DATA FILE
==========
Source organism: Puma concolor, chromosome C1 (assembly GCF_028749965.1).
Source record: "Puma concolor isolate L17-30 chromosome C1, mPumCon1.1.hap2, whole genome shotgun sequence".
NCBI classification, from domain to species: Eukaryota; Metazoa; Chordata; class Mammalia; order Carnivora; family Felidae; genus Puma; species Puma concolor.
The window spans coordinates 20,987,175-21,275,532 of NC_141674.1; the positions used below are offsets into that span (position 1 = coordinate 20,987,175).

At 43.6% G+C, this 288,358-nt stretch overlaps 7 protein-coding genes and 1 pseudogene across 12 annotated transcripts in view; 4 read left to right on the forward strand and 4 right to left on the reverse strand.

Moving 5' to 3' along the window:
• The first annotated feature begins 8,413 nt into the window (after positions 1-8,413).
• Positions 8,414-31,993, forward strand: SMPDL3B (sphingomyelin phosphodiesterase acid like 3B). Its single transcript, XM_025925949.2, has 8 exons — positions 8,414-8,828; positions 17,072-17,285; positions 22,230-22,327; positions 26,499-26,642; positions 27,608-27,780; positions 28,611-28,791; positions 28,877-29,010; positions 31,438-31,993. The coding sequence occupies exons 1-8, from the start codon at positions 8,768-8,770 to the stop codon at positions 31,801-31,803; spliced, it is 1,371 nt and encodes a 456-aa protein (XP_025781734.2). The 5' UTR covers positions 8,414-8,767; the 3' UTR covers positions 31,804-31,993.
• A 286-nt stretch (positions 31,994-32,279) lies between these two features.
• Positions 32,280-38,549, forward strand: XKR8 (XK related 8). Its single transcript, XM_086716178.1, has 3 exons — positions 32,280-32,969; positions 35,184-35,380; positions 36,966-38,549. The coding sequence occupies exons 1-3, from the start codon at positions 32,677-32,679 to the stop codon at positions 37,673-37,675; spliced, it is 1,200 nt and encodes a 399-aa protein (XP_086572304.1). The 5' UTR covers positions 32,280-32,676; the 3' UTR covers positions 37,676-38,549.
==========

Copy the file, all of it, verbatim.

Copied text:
Source organism: Puma concolor, chromosome C1 (assembly GCF_028749965.1).
Source record: "Puma concolor isolate L17-30 chromosome C1, mPumCon1.1.hap2, whole genome shotgun sequence".
NCBI classification, from domain to species: Eukaryota; Metazoa; Chordata; class Mammalia; order Carnivora; family Felidae; genus Puma; species Puma concolor.
The window spans coordinates 20,987,175-21,275,532 of NC_141674.1; the positions used below are offsets into that span (position 1 = coordinate 20,987,175).

At 43.6% G+C, this 288,358-nt stretch overlaps 7 protein-coding genes and 1 pseudogene across 12 annotated transcripts in view; 4 read left to right on the forward strand and 4 right to left on the reverse strand.

Moving 5' to 3' along the window:
• The first annotated feature begins 8,413 nt into the window (after positions 1-8,413).
• Positions 8,414-31,993, forward strand: SMPDL3B (sphingomyelin phosphodiesterase acid like 3B). Its single transcript, XM_025925949.2, has 8 exons — positions 8,414-8,828; positions 17,072-17,285; positions 22,230-22,327; positions 26,499-26,642; positions 27,608-27,780; positions 28,611-28,791; positions 28,877-29,010; positions 31,438-31,993. The coding sequence occupies exons 1-8, from the start codon at positions 8,768-8,770 to the stop codon at positions 31,801-31,803; spliced, it is 1,371 nt and encodes a 456-aa protein (XP_025781734.2). The 5' UTR covers positions 8,414-8,767; the 3' UTR covers positions 31,804-31,993.
• A 286-nt stretch (positions 31,994-32,279) lies between these two features.
• Positions 32,280-38,549, forward strand: XKR8 (XK related 8). Its single transcript, XM_086716178.1, has 3 exons — positions 32,280-32,969; positions 35,184-35,380; positions 36,966-38,549. The coding sequence occupies exons 1-3, from the start codon at positions 32,677-32,679 to the stop codon at positions 37,673-37,675; spliced, it is 1,200 nt and encodes a 399-aa protein (XP_086572304.1). The 5' UTR covers positions 32,280-32,676; the 3' UTR covers positions 37,676-38,549.